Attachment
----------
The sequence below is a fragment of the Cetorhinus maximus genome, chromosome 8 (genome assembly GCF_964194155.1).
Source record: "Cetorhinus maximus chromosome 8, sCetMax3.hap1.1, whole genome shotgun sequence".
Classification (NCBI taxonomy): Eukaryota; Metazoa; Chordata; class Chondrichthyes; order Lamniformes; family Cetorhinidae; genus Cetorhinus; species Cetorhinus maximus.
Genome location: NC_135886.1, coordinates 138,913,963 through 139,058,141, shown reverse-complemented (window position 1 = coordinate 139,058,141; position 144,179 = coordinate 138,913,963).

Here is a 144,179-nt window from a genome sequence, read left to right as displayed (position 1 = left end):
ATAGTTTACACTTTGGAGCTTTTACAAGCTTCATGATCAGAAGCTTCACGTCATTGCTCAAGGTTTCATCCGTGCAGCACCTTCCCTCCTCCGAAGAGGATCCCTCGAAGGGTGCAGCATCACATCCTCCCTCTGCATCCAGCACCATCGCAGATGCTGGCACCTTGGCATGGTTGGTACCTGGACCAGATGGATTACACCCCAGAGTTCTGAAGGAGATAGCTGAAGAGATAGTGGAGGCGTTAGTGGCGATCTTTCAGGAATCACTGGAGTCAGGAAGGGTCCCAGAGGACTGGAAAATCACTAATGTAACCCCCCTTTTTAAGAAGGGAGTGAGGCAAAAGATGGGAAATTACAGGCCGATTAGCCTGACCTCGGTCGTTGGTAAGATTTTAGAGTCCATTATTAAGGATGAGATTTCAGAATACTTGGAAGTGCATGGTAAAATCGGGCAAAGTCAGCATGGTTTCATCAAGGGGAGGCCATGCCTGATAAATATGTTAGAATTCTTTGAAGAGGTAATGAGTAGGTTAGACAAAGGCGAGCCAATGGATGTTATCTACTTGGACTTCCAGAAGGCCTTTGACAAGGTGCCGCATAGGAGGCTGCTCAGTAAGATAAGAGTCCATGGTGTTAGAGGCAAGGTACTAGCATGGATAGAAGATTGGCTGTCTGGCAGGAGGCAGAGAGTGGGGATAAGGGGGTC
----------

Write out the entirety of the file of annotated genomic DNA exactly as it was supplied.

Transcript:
The sequence below is a fragment of the Cetorhinus maximus genome, chromosome 8 (genome assembly GCF_964194155.1).
Source record: "Cetorhinus maximus chromosome 8, sCetMax3.hap1.1, whole genome shotgun sequence".
Classification (NCBI taxonomy): Eukaryota; Metazoa; Chordata; class Chondrichthyes; order Lamniformes; family Cetorhinidae; genus Cetorhinus; species Cetorhinus maximus.
Genome location: NC_135886.1, coordinates 138,913,963 through 139,058,141, shown reverse-complemented (window position 1 = coordinate 139,058,141; position 144,179 = coordinate 138,913,963).

Here is a 144,179-nt window from a genome sequence, read left to right as displayed (position 1 = left end):
ATAGTTTACACTTTGGAGCTTTTACAAGCTTCATGATCAGAAGCTTCACGTCATTGCTCAAGGTTTCATCCGTGCAGCACCTTCCCTCCTCCGAAGAGGATCCCTCGAAGGGTGCAGCATCACATCCTCCCTCTGCATCCAGCACCATCGCAGATGCTGGCACCTTGGCATGGTTGGTACCTGGACCAGATGGATTACACCCCAGAGTTCTGAAGGAGATAGCTGAAGAGATAGTGGAGGCGTTAGTGGCGATCTTTCAGGAATCACTGGAGTCAGGAAGGGTCCCAGAGGACTGGAAAATCACTAATGTAACCCCCCTTTTTAAGAAGGGAGTGAGGCAAAAGATGGGAAATTACAGGCCGATTAGCCTGACCTCGGTCGTTGGTAAGATTTTAGAGTCCATTATTAAGGATGAGATTTCAGAATACTTGGAAGTGCATGGTAAAATCGGGCAAAGTCAGCATGGTTTCATCAAGGGGAGGCCATGCCTGATAAATATGTTAGAATTCTTTGAAGAGGTAATGAGTAGGTTAGACAAAGGCGAGCCAATGGATGTTATCTACTTGGACTTCCAGAAGGCCTTTGACAAGGTGCCGCATAGGAGGCTGCTCAGTAAGATAAGAGTCCATGGTGTTAGAGGCAAGGTACTAGCATGGATAGAAGATTGGCTGTCTGGCAGGAGGCAGAGAGTGGGGATAAGGGGGTC